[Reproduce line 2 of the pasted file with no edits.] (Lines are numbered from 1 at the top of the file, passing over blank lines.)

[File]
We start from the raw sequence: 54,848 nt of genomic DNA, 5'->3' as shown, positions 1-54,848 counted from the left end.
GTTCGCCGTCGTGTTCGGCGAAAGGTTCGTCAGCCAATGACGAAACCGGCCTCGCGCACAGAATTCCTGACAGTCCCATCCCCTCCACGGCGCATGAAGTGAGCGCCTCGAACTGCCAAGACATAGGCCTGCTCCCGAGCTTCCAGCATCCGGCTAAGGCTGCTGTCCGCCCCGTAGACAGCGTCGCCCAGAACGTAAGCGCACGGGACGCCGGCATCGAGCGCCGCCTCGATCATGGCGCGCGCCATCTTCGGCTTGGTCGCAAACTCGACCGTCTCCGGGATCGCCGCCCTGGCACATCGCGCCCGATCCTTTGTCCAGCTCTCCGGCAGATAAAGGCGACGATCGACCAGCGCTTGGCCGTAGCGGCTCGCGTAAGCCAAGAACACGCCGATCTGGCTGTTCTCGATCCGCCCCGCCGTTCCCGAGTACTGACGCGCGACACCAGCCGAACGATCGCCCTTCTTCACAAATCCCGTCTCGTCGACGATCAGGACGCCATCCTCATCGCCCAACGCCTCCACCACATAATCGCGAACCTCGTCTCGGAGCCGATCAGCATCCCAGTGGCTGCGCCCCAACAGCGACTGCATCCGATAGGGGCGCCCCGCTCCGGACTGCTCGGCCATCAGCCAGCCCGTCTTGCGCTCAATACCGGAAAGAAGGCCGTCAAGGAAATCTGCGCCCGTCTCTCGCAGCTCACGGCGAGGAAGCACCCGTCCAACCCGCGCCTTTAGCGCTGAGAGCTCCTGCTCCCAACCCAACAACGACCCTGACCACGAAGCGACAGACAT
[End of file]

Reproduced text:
GTTCGCCGTCGTGTTCGGCGAAAGGTTCGTCAGCCAATGACGAAACCGGCCTCGCGCACAGAATTCCTGACAGTCCCATCCCCTCCACGGCGCATGAAGTGAGCGCCTCGAACTGCCAAGACATAGGCCTGCTCCCGAGCTTCCAGCATCCGGCTAAGGCTGCTGTCCGCCCCGTAGACAGCGTCGCCCAGAACGTAAGCGCACGGGACGCCGGCATCGAGCGCCGCCTCGATCATGGCGCGCGCCATCTTCGGCTTGGTCGCAAACTCGACCGTCTCCGGGATCGCCGCCCTGGCACATCGCGCCCGATCCTTTGTCCAGCTCTCCGGCAGATAAAGGCGACGATCGACCAGCGCTTGGCCGTAGCGGCTCGCGTAAGCCAAGAACACGCCGATCTGGCTGTTCTCGATCCGCCCCGCCGTTCCCGAGTACTGACGCGCGACACCAGCCGAACGATCGCCCTTCTTCACAAATCCCGTCTCGTCGACGATCAGGACGCCATCCTCATCGCCCAACGCCTCCACCACATAATCGCGAACCTCGTCTCGGAGCCGATCAGCATCCCAGTGGCTGCGCCCCAACAGCGACTGCATCCGATAGGGGCGCCCCGCTCCGGACTGCTCGGCCATCAGCCAGCCCGTCTTGCGCTCAATACCGGAAAGAAGGCCGTCAAGGAAATCTGCGCCCGTCTCTCGCAGCTCACGGCGAGGAAGCACCCGTCCAACCCGCGCCTTTAGCGCTGAGAGCTCCTGCTCCCAACCCAACAACGACCCTGACCACGAAGCGACAGACAT